Shut out of the traditional banking system by federal laws, the U.S's largest legal marijuana market could benefit if California approves a measure creating a special class of banks to handle the cannabis industry's money.
The state Senate voted 35-1 on May 21, 2019, to pass SB 51, which would allow people to start banks and credit unions that could accept cash deposits from marijuana retailers.
Those banks could issue special checks to the retailers that could only be used to pay taxes, rent, or vendors based in California.
State lawmakers also say such banks would make it easier for licensed marijuana retailers to pay their taxes, which fell far short of expectations in the first year after legalization.
"This is as close as we can get until the federal government changes its policy," said Democratic state Sen. Bob Hertzberg, the author of the bill that now goes to the Assembly.
— Bob Hertzberg (@SenateHertzberg) May 21, 2019
Marijuana has been legal in California since Jan. 1, 2018, but it's still illegal under federal law.
U.S. statutes also prohibit banks from handling money that comes from criminal activity. Banks that knowingly accept money from licensed marijuana businesses haven't been able to get federal deposit insurance. In Congress, a bill to allow marijuana businesses in states that have legalized cannabis has bipartisan support.
Meanwhile, marijuana businesses can't get debit or credit cards or use checks, according to a report by legislative staffers.
The result, according to Hertzberg, is “millions of dollars buried in barrels.” He called it a public safety issue, putting retailers at risk of robbery.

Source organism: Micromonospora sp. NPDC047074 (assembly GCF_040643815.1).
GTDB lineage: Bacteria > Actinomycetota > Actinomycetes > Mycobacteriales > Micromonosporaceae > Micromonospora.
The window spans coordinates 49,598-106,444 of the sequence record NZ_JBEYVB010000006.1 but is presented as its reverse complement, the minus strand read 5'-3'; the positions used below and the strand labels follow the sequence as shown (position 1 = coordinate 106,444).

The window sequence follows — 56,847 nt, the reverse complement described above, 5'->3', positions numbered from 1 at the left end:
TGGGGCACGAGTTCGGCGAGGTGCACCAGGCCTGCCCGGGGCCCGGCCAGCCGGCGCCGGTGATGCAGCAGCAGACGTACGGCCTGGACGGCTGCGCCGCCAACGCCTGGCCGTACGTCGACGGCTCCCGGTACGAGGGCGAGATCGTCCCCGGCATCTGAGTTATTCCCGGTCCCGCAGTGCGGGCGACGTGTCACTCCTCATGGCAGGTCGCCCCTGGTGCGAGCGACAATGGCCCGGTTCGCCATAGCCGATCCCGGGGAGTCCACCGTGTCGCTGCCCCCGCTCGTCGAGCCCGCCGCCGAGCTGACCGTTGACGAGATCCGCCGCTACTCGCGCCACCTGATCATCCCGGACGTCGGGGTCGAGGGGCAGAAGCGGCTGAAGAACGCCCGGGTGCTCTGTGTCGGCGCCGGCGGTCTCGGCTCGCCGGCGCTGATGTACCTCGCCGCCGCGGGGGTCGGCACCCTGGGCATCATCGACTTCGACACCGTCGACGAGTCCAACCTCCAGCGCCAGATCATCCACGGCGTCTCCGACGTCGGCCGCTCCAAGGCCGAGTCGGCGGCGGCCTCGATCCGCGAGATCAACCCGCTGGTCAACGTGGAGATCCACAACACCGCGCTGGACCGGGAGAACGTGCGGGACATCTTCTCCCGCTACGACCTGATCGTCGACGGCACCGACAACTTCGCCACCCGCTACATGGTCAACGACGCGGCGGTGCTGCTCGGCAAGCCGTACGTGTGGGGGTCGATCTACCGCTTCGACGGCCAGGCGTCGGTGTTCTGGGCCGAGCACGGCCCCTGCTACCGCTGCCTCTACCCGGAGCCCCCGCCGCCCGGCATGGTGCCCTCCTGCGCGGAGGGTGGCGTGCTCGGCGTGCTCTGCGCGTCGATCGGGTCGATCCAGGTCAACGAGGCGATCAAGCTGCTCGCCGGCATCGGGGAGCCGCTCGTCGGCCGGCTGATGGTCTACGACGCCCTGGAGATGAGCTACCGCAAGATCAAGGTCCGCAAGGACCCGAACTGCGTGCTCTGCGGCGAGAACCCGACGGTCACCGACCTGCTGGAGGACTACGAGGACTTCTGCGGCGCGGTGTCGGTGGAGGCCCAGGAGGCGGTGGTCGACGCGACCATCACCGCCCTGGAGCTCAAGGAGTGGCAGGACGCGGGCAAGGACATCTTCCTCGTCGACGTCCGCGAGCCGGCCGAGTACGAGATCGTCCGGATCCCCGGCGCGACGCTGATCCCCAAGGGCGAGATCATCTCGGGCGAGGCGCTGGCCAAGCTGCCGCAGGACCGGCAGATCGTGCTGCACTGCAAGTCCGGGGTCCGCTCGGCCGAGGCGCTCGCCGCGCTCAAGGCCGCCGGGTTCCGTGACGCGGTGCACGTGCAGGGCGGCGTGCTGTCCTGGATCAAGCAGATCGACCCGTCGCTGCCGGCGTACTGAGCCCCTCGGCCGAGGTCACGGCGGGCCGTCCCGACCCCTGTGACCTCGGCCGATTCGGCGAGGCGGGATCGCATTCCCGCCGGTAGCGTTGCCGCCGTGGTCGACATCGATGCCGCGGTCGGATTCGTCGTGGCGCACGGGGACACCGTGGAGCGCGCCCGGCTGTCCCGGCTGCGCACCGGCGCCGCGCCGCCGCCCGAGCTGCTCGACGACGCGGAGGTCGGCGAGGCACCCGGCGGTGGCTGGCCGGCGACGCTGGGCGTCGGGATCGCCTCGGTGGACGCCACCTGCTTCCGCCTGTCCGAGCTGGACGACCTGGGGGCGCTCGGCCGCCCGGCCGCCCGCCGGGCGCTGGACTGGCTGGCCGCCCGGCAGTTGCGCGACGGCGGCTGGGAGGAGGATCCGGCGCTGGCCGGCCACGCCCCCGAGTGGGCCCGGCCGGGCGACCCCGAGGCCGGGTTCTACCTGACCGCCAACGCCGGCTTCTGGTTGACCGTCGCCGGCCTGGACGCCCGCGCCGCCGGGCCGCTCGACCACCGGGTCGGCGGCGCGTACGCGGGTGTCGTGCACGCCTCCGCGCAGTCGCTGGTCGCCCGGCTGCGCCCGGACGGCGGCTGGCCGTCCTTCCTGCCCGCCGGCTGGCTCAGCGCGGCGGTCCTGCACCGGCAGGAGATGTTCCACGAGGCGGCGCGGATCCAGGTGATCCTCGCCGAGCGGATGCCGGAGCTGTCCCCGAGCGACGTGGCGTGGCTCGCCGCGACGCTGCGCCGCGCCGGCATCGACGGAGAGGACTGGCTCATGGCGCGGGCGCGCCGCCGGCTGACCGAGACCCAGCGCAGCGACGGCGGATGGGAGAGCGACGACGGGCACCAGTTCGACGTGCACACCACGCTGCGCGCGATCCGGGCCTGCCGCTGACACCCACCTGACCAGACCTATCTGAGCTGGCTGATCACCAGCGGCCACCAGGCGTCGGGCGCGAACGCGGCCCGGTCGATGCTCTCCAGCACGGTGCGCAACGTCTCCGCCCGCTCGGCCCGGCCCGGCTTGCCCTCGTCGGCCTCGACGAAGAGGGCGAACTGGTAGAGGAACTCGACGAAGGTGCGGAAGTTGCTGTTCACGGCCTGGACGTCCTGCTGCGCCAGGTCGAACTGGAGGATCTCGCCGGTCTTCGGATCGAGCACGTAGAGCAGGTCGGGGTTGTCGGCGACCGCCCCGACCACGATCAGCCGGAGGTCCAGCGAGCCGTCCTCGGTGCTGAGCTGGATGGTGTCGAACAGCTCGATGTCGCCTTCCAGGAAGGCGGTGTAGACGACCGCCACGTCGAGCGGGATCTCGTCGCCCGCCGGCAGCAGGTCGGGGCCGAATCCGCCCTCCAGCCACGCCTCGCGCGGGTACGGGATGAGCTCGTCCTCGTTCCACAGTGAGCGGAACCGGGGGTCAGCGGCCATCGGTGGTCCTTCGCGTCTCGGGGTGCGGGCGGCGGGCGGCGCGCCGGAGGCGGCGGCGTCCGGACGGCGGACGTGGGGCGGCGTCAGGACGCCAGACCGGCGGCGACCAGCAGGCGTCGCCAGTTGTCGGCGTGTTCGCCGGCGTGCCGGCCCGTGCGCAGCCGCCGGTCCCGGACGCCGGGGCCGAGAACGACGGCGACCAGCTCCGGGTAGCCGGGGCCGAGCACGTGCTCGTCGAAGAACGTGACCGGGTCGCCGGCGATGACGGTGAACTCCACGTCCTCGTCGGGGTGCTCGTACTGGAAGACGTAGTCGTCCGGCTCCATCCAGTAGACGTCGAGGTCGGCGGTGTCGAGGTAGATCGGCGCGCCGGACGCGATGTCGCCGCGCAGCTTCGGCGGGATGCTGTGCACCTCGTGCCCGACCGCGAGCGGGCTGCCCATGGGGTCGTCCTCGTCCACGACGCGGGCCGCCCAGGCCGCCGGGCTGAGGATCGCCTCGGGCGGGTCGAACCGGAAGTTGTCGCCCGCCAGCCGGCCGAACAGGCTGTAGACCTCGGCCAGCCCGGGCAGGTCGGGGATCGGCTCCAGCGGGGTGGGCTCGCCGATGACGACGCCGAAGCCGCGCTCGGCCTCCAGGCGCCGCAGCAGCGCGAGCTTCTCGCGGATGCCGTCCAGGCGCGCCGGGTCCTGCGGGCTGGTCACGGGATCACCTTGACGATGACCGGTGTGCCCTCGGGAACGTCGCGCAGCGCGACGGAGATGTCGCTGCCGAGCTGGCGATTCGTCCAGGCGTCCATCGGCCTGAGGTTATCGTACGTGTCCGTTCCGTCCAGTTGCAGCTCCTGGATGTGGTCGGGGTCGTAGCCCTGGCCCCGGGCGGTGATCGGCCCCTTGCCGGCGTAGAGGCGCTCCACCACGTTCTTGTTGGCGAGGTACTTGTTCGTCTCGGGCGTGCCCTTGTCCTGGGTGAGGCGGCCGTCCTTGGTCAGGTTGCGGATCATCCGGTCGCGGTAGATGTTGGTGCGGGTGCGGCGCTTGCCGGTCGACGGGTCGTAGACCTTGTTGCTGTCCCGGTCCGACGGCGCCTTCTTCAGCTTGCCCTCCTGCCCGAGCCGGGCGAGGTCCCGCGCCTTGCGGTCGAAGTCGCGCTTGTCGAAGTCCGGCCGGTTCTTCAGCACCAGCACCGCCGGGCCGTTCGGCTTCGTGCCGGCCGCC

Marijuana tax collections were $100 million short of expectations in August 2018. In May 2019, marijuana revenue projections by the state through June 2020 were cut by $223 million.
Republican state Sen. Jeff Stone said the state is losing "probably hundreds of millions” of dollars in taxes each year because marijuana retailers can't write a check to the state.
“They've got to come in with wheelbarrows to carry in all the cash,” he said.
Retailers have also blamed low tax collections on sluggish sales due to a still-flourishing unlicensed market. Also, the state invested $60 million into a seed-to-sale platform, what it calls “track-and-trace,” and has just nine retailers out of 627 licensed shops using it.
In mid-May 2019, lawmakers rejected a bill that would have temporarily lowered taxes on growers in an effort to help licensed retailers compete with the unlicensed sellers.
— Adam Beam